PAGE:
Please use this url to cite or link to this publication:
author
publishing date
type
Contribution to journal
publication status
published
subject
keywords
Mutation: genetics, Insertional: genetics, Mutagenesis, Escherichia coli: genetics, Escherichia coli: enzymology, Bacteriophage mu: genetics, DNA Transposable Elements: genetics, beta-Galactosidase: chemistry, beta-Galactosidase: genetics, beta-Galactosidase: metabolism
in
Proteins
volume
54
issue
4
pages
681 - 692
publisher
John Wiley & Sons
external identifiers
  • PMID:14997564
  • Scopus:1542346468
ISSN
0887-3585
DOI
10.1002/prot.10467
language
English
LU publication?
no
id
f1ead395-e710-4491-ae26-cc68634bde1d (old id 3635483)
alternative location
http://www.ncbi.nlm.nih.gov/pubmed/14997564?dopt=Abstract
date added to LUP
2013-06-12 16:12:28
date last changed
2016-10-23 04:32:23
@misc{f1ead395-e710-4491-ae26-cc68634bde1d,
  abstract     = {Protein structure-function relationships can be studied by using linker insertion mutagenesis, which efficiently identifies essential regions in target proteins. Bacteriophage Mu in vitro DNA transposition was used to generate an extensive library of pentapeptide insertion mutants within the alpha-complementing domain 1 of Escherichia coli beta-galactosidase, yielding mutants at 100% efficiency. Each mutant contained an accurate 15-bp insertion that translated to five additional amino acids within the protein, and the insertions were distributed essentially randomly along the target sequence. Individual mutants (alpha-donors) were analyzed for their ability to restore (by alpha-complementation) beta-galactosidase activity of the M15 deletion mutant (alpha-acceptor), and the data were correlated to the structure of the beta-galactosidase tetramer. Most of the insertions were well tolerated, including many of those disrupting secondary structural elements even within the protein's interior. Nevertheless, certain sites were sensitive to mutations, indicating both known and previously unknown regions of functional importance. Inhibitory insertions within the N-terminus and loop regions most likely influenced protein tetramerization via direct local effects on protein-protein interactions. Within the domain 1 core, the insertions probably caused either lateral shifting of the polypeptide chain toward the protein's exterior or produced more pronounced structural distortions. Six percent of the mutant proteins exhibited temperature sensitivity, in general suggesting the method's usefulness for generation of conditional phenotypes. The method should be applicable to any cloned protein-encoding gene.},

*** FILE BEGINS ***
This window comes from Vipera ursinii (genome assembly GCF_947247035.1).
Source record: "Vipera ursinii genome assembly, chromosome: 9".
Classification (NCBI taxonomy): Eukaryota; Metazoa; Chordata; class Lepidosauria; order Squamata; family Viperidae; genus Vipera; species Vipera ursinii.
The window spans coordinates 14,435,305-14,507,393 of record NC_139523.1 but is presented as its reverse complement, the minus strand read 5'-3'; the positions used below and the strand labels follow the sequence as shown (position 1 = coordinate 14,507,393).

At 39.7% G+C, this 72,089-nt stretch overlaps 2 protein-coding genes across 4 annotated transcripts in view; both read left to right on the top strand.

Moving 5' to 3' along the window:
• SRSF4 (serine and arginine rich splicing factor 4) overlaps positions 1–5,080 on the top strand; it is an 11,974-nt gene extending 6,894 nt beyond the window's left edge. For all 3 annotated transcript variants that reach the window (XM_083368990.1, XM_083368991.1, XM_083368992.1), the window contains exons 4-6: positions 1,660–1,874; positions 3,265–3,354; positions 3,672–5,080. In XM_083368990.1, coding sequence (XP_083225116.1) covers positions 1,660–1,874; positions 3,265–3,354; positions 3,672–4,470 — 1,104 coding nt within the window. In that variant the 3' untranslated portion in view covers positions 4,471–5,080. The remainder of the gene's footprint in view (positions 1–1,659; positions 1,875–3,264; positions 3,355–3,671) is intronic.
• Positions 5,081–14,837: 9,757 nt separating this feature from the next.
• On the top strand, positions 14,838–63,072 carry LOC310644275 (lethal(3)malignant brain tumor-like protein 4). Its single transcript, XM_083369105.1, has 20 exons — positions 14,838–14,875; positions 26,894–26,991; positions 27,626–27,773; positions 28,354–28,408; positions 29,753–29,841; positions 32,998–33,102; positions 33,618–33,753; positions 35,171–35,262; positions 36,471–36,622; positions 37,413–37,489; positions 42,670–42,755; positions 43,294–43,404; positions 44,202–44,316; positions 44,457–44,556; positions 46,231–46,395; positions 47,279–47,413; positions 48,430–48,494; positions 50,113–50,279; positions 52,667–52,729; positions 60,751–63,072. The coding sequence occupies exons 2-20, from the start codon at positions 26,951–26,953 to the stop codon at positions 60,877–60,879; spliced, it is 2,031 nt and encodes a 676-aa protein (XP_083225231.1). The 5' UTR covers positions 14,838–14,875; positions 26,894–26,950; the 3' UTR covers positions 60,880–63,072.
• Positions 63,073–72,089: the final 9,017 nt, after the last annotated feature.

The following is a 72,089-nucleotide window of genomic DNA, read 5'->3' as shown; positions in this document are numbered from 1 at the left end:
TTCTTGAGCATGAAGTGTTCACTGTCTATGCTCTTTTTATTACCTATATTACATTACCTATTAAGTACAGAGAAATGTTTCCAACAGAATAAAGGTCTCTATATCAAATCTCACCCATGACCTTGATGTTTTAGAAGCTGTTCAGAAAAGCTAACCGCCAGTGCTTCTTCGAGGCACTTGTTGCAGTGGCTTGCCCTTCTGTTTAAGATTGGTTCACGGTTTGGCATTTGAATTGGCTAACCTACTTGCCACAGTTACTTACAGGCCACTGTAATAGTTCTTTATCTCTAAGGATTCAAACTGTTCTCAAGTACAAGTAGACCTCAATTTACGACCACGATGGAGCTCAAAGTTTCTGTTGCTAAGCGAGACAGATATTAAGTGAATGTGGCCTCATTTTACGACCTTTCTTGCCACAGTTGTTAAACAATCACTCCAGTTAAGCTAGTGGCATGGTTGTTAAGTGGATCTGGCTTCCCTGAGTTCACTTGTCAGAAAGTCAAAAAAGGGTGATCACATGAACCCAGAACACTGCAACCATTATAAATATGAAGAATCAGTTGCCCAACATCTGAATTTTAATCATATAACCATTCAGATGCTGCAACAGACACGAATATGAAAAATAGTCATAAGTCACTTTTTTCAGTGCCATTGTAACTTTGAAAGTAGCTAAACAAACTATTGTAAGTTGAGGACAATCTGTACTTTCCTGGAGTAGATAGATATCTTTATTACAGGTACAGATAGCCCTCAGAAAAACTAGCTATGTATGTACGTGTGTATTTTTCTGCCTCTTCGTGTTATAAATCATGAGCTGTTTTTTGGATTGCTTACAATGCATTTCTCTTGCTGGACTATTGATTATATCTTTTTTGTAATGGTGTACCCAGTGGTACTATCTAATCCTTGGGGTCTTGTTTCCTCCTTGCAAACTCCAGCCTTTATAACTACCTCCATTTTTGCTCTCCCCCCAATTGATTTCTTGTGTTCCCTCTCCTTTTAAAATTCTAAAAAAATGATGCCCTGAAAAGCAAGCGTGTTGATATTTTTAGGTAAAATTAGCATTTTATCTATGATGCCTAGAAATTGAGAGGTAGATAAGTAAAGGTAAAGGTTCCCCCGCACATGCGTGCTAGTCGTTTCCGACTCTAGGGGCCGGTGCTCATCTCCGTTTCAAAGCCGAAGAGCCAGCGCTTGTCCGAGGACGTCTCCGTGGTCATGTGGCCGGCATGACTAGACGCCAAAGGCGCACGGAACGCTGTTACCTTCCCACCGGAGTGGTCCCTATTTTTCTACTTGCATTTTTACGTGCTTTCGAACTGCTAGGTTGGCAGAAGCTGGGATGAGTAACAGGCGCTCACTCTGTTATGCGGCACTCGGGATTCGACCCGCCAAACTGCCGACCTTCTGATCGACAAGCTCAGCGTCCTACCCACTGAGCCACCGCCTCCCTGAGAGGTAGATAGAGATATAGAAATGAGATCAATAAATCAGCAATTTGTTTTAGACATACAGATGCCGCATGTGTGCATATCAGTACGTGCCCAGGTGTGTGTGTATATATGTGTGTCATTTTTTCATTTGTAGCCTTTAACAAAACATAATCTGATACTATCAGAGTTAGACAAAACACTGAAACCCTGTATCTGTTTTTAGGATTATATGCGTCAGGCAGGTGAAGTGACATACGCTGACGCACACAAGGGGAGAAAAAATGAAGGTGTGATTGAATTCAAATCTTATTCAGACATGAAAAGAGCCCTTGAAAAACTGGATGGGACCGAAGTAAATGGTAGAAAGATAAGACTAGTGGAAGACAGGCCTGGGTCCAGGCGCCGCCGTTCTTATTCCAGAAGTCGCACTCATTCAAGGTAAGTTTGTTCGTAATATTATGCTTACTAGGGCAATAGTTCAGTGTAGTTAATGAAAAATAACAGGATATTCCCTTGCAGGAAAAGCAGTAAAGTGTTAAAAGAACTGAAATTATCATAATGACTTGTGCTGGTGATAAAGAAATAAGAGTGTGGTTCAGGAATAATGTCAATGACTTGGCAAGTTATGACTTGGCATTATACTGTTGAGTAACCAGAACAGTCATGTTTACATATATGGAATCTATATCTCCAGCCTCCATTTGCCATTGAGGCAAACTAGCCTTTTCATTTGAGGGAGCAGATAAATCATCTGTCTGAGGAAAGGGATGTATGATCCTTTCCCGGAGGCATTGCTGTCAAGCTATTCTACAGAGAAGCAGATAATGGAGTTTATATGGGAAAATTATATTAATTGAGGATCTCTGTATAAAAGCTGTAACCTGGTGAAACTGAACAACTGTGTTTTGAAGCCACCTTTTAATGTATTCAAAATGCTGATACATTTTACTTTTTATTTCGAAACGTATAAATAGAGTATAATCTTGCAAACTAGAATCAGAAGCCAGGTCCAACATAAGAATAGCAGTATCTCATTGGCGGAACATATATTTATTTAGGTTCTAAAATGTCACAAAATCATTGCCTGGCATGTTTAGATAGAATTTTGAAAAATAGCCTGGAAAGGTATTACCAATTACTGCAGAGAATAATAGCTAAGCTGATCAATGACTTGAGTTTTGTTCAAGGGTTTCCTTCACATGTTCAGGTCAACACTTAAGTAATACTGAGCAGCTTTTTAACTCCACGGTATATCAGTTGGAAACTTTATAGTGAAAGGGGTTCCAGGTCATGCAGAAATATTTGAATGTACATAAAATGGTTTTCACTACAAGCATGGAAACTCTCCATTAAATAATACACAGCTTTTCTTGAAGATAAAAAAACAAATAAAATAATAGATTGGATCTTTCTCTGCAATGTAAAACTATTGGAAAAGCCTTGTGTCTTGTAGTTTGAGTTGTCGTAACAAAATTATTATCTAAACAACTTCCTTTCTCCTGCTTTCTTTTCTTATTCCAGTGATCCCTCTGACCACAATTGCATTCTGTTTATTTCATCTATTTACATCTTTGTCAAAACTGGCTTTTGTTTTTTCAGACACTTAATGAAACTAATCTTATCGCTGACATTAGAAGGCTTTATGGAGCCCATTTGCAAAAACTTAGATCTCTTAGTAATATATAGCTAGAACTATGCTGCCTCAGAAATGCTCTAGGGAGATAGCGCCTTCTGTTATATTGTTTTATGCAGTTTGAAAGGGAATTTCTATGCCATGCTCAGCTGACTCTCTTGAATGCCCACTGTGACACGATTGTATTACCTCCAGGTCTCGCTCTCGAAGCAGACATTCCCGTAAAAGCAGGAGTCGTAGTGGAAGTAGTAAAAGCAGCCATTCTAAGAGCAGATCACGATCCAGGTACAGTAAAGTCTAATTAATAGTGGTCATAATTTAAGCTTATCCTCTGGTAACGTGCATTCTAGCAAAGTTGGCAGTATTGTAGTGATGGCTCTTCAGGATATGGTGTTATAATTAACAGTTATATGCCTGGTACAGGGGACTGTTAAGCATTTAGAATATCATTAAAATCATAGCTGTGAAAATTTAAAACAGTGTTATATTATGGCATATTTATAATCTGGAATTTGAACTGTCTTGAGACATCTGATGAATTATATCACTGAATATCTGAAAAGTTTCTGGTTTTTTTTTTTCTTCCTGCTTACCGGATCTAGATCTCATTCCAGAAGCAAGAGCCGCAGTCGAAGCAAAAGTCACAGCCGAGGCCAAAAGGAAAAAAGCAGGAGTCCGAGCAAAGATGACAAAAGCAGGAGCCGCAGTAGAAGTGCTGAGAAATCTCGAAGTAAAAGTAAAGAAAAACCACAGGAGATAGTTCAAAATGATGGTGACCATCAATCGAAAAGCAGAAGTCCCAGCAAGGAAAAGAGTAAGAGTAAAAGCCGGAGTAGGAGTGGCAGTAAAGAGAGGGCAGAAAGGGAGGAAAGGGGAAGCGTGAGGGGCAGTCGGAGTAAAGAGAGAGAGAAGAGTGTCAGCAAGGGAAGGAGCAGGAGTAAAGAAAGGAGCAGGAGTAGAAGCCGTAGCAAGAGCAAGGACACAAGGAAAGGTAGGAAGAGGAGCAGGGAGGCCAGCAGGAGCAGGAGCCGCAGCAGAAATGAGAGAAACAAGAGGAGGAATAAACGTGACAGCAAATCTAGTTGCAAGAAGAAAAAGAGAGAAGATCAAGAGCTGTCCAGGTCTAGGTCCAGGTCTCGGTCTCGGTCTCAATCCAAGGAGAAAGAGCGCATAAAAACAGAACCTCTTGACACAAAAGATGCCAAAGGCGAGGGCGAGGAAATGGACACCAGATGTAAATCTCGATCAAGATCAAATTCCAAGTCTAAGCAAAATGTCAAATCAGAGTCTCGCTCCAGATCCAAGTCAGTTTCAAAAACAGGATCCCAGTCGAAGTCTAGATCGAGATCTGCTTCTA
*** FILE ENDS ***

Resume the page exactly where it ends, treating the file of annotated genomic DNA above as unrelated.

author       = {Poussu, Eini and Vihinen, Mauno and Paulin, Lars and Savilahti, Harri},
  issn         = {0887-3585},
  keyword      = {Mutation: genetics,Insertional: genetics,Mutagenesis,Escherichia coli: genetics,Escherichia coli: enzymology,Bacteriophage mu: genetics,DNA Transposable Elements: genetics,beta-Galactosidase: chemistry,beta-Galactosidase: genetics,beta-Galactosidase: metabolism},
  language     = {eng},
  number       = {4},
  pages        = {681--692},
  publisher    = {ARRAY(0xa210918)},
  series       = {Proteins},
  title        = {Probing the alpha-complementing domain of E. coli beta-galactosidase with use of an insertional pentapeptide mutagenesis strategy based on Mu in vitro DNA transposition.},
  url          = {http://dx.doi.org/10.1002/prot.10467},
  volume       = {54},
  year         = {2004},
}